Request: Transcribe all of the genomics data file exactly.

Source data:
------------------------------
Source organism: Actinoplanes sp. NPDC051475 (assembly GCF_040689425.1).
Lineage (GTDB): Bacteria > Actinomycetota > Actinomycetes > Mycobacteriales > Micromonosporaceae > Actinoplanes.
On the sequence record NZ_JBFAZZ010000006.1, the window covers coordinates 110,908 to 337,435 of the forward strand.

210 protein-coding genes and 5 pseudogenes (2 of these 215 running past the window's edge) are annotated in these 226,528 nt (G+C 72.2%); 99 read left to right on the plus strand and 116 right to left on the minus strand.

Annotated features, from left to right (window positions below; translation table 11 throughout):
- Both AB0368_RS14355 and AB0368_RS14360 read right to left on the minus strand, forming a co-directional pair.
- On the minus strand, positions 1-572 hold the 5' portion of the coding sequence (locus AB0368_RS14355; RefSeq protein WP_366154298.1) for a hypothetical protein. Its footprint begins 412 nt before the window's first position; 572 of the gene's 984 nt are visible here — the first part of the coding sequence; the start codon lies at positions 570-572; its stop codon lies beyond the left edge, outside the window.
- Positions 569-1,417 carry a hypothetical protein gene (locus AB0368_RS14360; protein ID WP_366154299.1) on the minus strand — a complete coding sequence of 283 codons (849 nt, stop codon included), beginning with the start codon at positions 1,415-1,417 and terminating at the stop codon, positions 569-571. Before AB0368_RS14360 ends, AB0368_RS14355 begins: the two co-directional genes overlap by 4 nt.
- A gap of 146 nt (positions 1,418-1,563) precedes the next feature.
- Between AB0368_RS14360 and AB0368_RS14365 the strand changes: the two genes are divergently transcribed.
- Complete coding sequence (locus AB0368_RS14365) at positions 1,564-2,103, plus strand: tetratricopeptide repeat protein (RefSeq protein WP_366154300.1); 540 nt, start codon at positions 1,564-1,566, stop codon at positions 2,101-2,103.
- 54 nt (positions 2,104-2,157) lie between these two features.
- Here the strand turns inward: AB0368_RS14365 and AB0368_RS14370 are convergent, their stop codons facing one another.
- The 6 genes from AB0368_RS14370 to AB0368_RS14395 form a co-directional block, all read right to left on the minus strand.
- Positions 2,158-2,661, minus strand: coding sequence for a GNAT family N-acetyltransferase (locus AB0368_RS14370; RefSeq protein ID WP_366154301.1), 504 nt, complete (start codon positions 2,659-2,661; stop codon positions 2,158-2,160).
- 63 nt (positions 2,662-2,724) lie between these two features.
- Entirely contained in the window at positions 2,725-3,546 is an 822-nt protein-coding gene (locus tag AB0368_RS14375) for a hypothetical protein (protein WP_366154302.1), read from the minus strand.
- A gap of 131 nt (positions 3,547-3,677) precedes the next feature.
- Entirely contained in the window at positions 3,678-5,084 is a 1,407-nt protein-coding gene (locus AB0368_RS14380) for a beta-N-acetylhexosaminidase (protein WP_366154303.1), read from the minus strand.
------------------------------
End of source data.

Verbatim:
Source organism: Actinoplanes sp. NPDC051475 (assembly GCF_040689425.1).
Lineage (GTDB): Bacteria > Actinomycetota > Actinomycetes > Mycobacteriales > Micromonosporaceae > Actinoplanes.
On the sequence record NZ_JBFAZZ010000006.1, the window covers coordinates 110,908 to 337,435 of the forward strand.

210 protein-coding genes and 5 pseudogenes (2 of these 215 running past the window's edge) are annotated in these 226,528 nt (G+C 72.2%); 99 read left to right on the plus strand and 116 right to left on the minus strand.

Annotated features, from left to right (window positions below; translation table 11 throughout):
- Both AB0368_RS14355 and AB0368_RS14360 read right to left on the minus strand, forming a co-directional pair.
- On the minus strand, positions 1-572 hold the 5' portion of the coding sequence (locus AB0368_RS14355; RefSeq protein WP_366154298.1) for a hypothetical protein. Its footprint begins 412 nt before the window's first position; 572 of the gene's 984 nt are visible here — the first part of the coding sequence; the start codon lies at positions 570-572; its stop codon lies beyond the left edge, outside the window.
- Positions 569-1,417 carry a hypothetical protein gene (locus AB0368_RS14360; protein ID WP_366154299.1) on the minus strand — a complete coding sequence of 283 codons (849 nt, stop codon included), beginning with the start codon at positions 1,415-1,417 and terminating at the stop codon, positions 569-571. Before AB0368_RS14360 ends, AB0368_RS14355 begins: the two co-directional genes overlap by 4 nt.
- A gap of 146 nt (positions 1,418-1,563) precedes the next feature.
- Between AB0368_RS14360 and AB0368_RS14365 the strand changes: the two genes are divergently transcribed.
- Complete coding sequence (locus AB0368_RS14365) at positions 1,564-2,103, plus strand: tetratricopeptide repeat protein (RefSeq protein WP_366154300.1); 540 nt, start codon at positions 1,564-1,566, stop codon at positions 2,101-2,103.
- 54 nt (positions 2,104-2,157) lie between these two features.
- Here the strand turns inward: AB0368_RS14365 and AB0368_RS14370 are convergent, their stop codons facing one another.
- The 6 genes from AB0368_RS14370 to AB0368_RS14395 form a co-directional block, all read right to left on the minus strand.
- Positions 2,158-2,661, minus strand: coding sequence for a GNAT family N-acetyltransferase (locus AB0368_RS14370; RefSeq protein ID WP_366154301.1), 504 nt, complete (start codon positions 2,659-2,661; stop codon positions 2,158-2,160).
- 63 nt (positions 2,662-2,724) lie between these two features.
- Entirely contained in the window at positions 2,725-3,546 is an 822-nt protein-coding gene (locus tag AB0368_RS14375) for a hypothetical protein (protein WP_366154302.1), read from the minus strand.
- A gap of 131 nt (positions 3,547-3,677) precedes the next feature.
- Entirely contained in the window at positions 3,678-5,084 is a 1,407-nt protein-coding gene (locus AB0368_RS14380) for a beta-N-acetylhexosaminidase (protein WP_366154303.1), read from the minus strand.